NaNoWriMo Day 3

6846 / 50000 words. 14% done!

I got two batches of ~1700 words done today!

I’m in the middle of wanting to devour wisdom nuggets about storytelling and writing because I feel like I can use as many of them as I can get… and yet, while I was browsing blog posts for NaNoWriMo or even just about those two topics, I felt unsatisfied. And that is, of course, because you only get what you pay for—and free five-paragraph blog posts are about as informatively nutritious as cardboard. And, of course, this type of post is what gets pushed hardest around NaNoWriMo time.

So I’m going to write about the Writewell Academy lectures, because they’re the ones that have been most pragmatically useful to me these past few days. I wish there were more of them, but content comes to those who wait. Nevertheless, here’s what I think of each course thus far, beyond the free 101 (which is just there to see if you like the format):

102: Introduction to Discovery
This one I’m kind of iffy on, although it offers some interesting ideas to start manipulating the story outside of your head (in the form of collages and discovery writing). And getting the story out of your head and into something concrete and real is what writing is all about (and why it’s so painful). Rich makes the important point that some of the writing you produce, NaNoWriMo-fueled or not, will be discovery writing—what you needed to write to discover more about the characters, plot, themes, etc, but which your audience does not need to read.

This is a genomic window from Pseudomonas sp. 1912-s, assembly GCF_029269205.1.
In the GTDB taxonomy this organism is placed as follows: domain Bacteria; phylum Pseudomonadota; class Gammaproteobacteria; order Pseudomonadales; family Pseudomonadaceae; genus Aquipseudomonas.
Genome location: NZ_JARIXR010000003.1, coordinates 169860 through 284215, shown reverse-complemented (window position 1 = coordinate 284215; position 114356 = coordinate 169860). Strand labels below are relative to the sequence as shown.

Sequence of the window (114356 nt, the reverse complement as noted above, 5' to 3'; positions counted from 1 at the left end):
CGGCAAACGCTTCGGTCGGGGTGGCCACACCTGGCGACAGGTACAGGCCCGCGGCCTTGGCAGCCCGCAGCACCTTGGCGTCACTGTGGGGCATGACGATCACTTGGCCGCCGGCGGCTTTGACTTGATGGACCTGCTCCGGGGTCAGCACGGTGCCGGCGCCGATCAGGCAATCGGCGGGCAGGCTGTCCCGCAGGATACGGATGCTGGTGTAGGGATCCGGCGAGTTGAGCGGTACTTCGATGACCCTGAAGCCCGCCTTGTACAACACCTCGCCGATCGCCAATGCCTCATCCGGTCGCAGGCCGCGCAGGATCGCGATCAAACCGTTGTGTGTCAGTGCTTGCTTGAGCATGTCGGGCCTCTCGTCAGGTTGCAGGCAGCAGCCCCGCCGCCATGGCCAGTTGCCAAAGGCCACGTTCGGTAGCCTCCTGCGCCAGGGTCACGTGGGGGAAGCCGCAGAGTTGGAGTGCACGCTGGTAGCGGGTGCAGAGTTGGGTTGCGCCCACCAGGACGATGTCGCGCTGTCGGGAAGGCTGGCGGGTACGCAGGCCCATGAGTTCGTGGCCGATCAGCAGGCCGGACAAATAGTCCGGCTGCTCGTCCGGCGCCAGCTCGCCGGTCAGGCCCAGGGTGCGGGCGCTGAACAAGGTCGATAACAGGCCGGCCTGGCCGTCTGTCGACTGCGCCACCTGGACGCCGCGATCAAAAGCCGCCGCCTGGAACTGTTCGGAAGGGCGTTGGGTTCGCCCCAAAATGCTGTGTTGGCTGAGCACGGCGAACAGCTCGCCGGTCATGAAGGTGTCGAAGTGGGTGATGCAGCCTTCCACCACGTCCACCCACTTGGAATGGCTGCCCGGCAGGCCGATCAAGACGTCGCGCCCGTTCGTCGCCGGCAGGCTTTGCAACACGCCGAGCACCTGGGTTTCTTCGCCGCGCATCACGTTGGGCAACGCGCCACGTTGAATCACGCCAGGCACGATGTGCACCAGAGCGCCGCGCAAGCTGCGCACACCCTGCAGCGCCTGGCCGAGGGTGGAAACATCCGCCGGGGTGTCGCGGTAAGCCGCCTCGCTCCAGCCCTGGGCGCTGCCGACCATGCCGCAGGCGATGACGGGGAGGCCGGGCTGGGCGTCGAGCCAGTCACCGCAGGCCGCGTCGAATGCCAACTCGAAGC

103: Introduction to Conflict
This is where the meat of the lectures begins. Crusie cuts straight to the bone vis a vis what conflict is, why it’s important, why it often needs to be driven between characters, what an antagonist is, why characters come into conflict, and also discusses how to get the maximum benefit out of conflict through what she calls a “conflict lock”—basically, a way to analyze whether your protagonist and antagonist are actually affecting each other. There’s a lot of information here, and I quite like it. I actually felt like I got my money’s worth.
201: Basics of Character
I also felt like I got my money’s worth here, because Rich covers territory that not even Card talked about in Characters & Viewpoint. We often hear about a character’s strengths and weaknesses defining them, but she goes one further with vulnerabilities, which is where I found my heartstrings and sympathy got tugged. When I think about the characters I loved in fiction, they all had vulnerabilities that I sympathized with. Character vulnerabilities also play back into Crusie’s lecture 103: Introduction to Conflict.

If I only had $10, I would spend it on 103.

And now I’m off to rewatch the lectures and take notes.

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